Deployment means the installation of Kiwix by one or more people on many computers. This can be kiwix or kiwix-serve, computers may have the same or different operating systems ; hardware can also be non-homogenous. But within a deployment the content deployed is the same, this is more or less one version of Kiwix with the same predefined content.
Currently, a lot of things are already possible and that is why we have already successful deployments. The problem is that:
- Not trivial to do
- Not everything is possible
If you want to deploy Kiwix, you need to prepare a "package" (or a way to get) :
- Kiwix the software (for one or many HW & OSes)
- Content, so the ZIM files
- The full text search index
- The library which links kiwix, content and index together.
- Optionally a solution to install that (Windows installer, scripts, ...)
To copy this things to each computers the best ways are:
- LAN (optionally wireless)
- USB storage (flash or HD)
File should be copied and eventually installed.
Please read following pages to be familiar with the solution we already have to prepare such things:
- Directory structure for portable version of Kiwix (Windows)
- The command line tool to build libraries
- The XML library file format
- Old script used to build portable version of Kiwix (ZIP file) with content like available at http://download.kiwix.org/portable/
Remark: Currently Kiwix is not able anymore to be spread as Windows portable version with content. During the library rewriting the availability to get library file with ZIM and search index relative paths were removed. This is a regression which need to be fixed.
Kiwix is a software which does not need an install process: you may just copy the mandatory files somewhere and run it. Installation does mainly create a few icons, move the software in a "standard" place on the HD and propose also an easy way to remove it afterwards.
But we do not have static version of Kiwix for GNU/Linux, so this is not possible here to have a portable version because either to compile the software or to get the perfect package for your distribution. So we need to push the packaging in well used distributions and prepare static version of the most common architectures.
MacOS version also works as portable. One would need to create a package (DMG) with content & index for that to be completely portable though.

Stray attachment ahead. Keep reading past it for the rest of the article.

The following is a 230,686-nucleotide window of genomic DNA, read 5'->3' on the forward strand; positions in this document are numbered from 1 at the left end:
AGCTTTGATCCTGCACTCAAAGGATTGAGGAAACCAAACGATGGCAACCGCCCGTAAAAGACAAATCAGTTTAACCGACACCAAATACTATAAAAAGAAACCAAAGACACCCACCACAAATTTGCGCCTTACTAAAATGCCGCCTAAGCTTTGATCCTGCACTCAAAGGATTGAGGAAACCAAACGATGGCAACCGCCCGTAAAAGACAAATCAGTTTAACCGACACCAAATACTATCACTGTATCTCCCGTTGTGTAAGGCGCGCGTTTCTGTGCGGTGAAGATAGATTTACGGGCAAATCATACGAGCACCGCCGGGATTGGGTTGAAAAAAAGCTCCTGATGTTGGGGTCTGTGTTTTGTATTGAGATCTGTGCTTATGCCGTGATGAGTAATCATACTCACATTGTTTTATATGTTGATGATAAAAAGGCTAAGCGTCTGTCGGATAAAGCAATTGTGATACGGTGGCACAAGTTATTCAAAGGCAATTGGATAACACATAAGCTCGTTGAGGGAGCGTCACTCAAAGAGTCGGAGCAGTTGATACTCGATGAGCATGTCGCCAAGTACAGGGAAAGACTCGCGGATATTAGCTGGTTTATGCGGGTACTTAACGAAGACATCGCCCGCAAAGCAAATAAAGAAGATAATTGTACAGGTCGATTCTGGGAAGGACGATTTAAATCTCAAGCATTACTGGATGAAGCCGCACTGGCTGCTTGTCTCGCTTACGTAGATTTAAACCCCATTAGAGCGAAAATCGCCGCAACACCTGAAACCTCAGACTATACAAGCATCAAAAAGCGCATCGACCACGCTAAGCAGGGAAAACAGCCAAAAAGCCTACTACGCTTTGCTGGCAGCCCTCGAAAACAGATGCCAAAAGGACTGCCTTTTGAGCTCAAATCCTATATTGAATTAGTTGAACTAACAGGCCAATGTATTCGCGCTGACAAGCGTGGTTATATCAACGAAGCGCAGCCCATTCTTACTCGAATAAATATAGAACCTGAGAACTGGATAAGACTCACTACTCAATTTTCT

On Windows, it works partially. The problems are a few critical bugs and the fact that we do not have a version for x86_64.
Content, as a format, is really portable and we don't see a problem on this side.
The problem is more the limitations of the file systems, especially FAT32 (mainly used for USB keys) which does not allow file over 4GB. Kiwix has no problem to deal with splited files which should simply follow a specific norm in their naming. File can not be splited with Kiwix itself, the user need an external tool like "cut" on linux.
Search index are perfectly portable from one OS to the other and from one file-systems to an other (files are still not to big to be a problem on FAT32). The only one issue I see is that often people complains about name of the index which are not really user-friendly (it is the ZIM file id + ".index") so they do not really know for which content is an index.
The library is the core element to know where is what? The library knows everything about content, indexes. Without the library Kiwix has no idea about all the data he can deal with.
Kiwix is able to deal with multiple files, at the start tries following:
- It tries to list and open in readonly mode library files in ../data/library (on linux ../../share/kiwix/data/library). This is where to store the library if you want to make a portable Kiwix or on a installed version. So information about these content can not be changed by the user.